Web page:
Veyron wrote:"Does the book propose that psuedo government organizations decide to artificially fix how many people can enter certain trades in order to inflate income?"
In spite of your sarcasm (or because of it) this is a good critique. However, I would argue that the book proposes that private organizations should be able to do whatever the fuck they want. Remember, we are not talking about restricting entry to the legal profession, only to ABA accredited law schools. One of the best litigators in CA never went to law school. He is a Randian hero. Since he was an amazing lawyer, he managed to rise to the top without the ABA's seal of approval. I merely proposed that the ABA not extend that approval to other TTT grads who would still be able to rise if they were truly exceptional. I guess for this to work, every state would have to adopt CA's licensing standards.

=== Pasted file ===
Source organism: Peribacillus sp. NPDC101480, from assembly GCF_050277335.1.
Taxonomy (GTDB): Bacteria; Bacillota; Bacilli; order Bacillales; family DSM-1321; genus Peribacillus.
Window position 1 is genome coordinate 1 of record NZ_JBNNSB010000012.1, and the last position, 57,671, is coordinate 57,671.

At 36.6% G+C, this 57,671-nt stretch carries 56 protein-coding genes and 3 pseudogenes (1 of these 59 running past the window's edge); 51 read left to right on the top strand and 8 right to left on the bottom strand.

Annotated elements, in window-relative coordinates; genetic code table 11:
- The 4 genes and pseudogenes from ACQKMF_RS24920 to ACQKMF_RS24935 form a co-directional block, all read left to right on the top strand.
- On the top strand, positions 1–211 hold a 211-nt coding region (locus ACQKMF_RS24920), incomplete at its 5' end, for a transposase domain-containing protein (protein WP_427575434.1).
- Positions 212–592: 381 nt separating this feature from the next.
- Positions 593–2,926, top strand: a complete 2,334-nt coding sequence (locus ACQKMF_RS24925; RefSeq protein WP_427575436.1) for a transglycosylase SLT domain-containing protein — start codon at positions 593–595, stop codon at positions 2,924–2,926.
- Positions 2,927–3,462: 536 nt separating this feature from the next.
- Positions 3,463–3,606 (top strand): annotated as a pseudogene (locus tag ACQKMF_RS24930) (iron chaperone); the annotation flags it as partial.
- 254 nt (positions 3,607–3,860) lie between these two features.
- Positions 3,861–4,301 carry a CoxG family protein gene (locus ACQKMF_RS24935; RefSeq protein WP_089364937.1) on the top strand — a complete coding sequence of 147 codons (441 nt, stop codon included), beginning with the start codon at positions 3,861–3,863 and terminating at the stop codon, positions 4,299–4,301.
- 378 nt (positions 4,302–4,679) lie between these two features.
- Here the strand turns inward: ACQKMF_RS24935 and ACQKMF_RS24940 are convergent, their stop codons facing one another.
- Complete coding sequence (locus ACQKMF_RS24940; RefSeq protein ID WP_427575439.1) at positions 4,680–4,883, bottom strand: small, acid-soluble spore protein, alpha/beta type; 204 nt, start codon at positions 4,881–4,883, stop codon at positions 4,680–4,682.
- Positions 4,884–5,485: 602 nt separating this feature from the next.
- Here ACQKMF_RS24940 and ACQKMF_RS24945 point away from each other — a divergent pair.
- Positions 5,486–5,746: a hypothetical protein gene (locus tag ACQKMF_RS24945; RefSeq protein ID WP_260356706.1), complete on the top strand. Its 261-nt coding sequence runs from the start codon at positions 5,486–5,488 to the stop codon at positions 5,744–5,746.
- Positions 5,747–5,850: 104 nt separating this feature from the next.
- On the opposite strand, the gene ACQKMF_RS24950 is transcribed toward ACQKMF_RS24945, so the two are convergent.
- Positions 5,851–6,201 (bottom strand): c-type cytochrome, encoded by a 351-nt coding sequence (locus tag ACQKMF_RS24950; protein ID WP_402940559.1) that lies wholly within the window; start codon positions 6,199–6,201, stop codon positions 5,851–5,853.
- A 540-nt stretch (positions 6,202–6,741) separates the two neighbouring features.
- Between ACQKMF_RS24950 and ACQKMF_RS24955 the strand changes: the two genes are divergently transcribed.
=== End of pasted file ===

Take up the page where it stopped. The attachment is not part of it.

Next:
If you strip the government of enough powers, such as the power to break up monopolies, private organizations become psuedo governments, infringing on the very same freedoms the libertarian minded are constantly afraid of the government infringing on.
There seems to be some silly childish notion that is long as an organization isn't the government, its okay for it to infringe on people's rights because it should have the freedom to restrict the freedom of others. As far as I'm concerned, any huge organization can turn into a government-like entity.